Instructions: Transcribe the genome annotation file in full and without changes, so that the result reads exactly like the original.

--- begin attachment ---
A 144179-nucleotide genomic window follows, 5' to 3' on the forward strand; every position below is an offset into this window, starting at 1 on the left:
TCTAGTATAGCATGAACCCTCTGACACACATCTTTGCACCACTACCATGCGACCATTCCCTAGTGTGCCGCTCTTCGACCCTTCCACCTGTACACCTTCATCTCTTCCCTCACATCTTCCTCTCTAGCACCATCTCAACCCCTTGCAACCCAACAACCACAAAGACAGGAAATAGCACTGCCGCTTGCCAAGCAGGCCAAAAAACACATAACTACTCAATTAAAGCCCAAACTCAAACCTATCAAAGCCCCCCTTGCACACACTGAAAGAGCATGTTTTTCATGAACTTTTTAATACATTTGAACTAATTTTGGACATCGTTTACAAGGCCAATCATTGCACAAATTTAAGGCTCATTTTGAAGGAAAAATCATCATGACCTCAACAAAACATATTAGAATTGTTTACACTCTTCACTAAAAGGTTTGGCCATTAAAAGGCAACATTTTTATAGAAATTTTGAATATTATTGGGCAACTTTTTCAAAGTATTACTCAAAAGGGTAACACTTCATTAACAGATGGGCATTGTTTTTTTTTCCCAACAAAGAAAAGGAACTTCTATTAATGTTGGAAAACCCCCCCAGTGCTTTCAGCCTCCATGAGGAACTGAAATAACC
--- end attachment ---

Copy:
A 144179-nucleotide genomic window follows, 5' to 3' on the forward strand; every position below is an offset into this window, starting at 1 on the left:
TCTAGTATAGCATGAACCCTCTGACACACATCTTTGCACCACTACCATGCGACCATTCCCTAGTGTGCCGCTCTTCGACCCTTCCACCTGTACACCTTCATCTCTTCCCTCACATCTTCCTCTCTAGCACCATCTCAACCCCTTGCAACCCAACAACCACAAAGACAGGAAATAGCACTGCCGCTTGCCAAGCAGGCCAAAAAACACATAACTACTCAATTAAAGCCCAAACTCAAACCTATCAAAGCCCCCCTTGCACACACTGAAAGAGCATGTTTTTCATGAACTTTTTAATACATTTGAACTAATTTTGGACATCGTTTACAAGGCCAATCATTGCACAAATTTAAGGCTCATTTTGAAGGAAAAATCATCATGACCTCAACAAAACATATTAGAATTGTTTACACTCTTCACTAAAAGGTTTGGCCATTAAAAGGCAACATTTTTATAGAAATTTTGAATATTATTGGGCAACTTTTTCAAAGTATTACTCAAAAGGGTAACACTTCATTAACAGATGGGCATTGTTTTTTTTTCCCAACAAAGAAAAGGAACTTCTATTAATGTTGGAAAACCCCCCCAGTGCTTTCAGCCTCCATGAGGAACTGAAATAACC